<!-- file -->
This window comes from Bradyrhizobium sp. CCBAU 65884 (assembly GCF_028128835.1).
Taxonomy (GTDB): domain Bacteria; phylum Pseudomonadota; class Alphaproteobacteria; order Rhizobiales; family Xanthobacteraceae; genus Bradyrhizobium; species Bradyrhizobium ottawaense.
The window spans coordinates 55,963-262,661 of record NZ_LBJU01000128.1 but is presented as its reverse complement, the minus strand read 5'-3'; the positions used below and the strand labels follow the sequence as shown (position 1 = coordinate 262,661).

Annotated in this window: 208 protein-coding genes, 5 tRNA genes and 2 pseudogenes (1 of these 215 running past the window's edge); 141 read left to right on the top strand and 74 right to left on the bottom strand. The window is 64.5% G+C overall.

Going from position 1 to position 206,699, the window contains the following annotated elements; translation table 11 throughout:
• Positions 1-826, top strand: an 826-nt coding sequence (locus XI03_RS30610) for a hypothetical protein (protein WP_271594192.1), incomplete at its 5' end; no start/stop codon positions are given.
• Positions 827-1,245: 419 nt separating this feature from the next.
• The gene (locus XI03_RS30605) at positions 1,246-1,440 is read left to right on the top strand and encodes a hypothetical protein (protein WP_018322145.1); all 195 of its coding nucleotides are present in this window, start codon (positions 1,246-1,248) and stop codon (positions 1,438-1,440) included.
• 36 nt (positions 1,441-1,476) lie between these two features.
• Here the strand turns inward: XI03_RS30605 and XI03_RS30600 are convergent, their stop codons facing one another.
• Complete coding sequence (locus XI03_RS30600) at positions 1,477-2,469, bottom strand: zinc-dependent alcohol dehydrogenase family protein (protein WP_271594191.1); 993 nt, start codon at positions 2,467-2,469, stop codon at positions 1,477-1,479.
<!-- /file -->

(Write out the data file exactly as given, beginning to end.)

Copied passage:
This window comes from Bradyrhizobium sp. CCBAU 65884 (assembly GCF_028128835.1).
Taxonomy (GTDB): domain Bacteria; phylum Pseudomonadota; class Alphaproteobacteria; order Rhizobiales; family Xanthobacteraceae; genus Bradyrhizobium; species Bradyrhizobium ottawaense.
The window spans coordinates 55,963-262,661 of record NZ_LBJU01000128.1 but is presented as its reverse complement, the minus strand read 5'-3'; the positions used below and the strand labels follow the sequence as shown (position 1 = coordinate 262,661).

Annotated in this window: 208 protein-coding genes, 5 tRNA genes and 2 pseudogenes (1 of these 215 running past the window's edge); 141 read left to right on the top strand and 74 right to left on the bottom strand. The window is 64.5% G+C overall.

Going from position 1 to position 206,699, the window contains the following annotated elements; translation table 11 throughout:
• Positions 1-826, top strand: an 826-nt coding sequence (locus XI03_RS30610) for a hypothetical protein (protein WP_271594192.1), incomplete at its 5' end; no start/stop codon positions are given.
• Positions 827-1,245: 419 nt separating this feature from the next.
• The gene (locus XI03_RS30605) at positions 1,246-1,440 is read left to right on the top strand and encodes a hypothetical protein (protein WP_018322145.1); all 195 of its coding nucleotides are present in this window, start codon (positions 1,246-1,248) and stop codon (positions 1,438-1,440) included.
• 36 nt (positions 1,441-1,476) lie between these two features.
• Here the strand turns inward: XI03_RS30605 and XI03_RS30600 are convergent, their stop codons facing one another.
• Complete coding sequence (locus XI03_RS30600) at positions 1,477-2,469, bottom strand: zinc-dependent alcohol dehydrogenase family protein (protein WP_271594191.1); 993 nt, start codon at positions 2,467-2,469, stop codon at positions 1,477-1,479.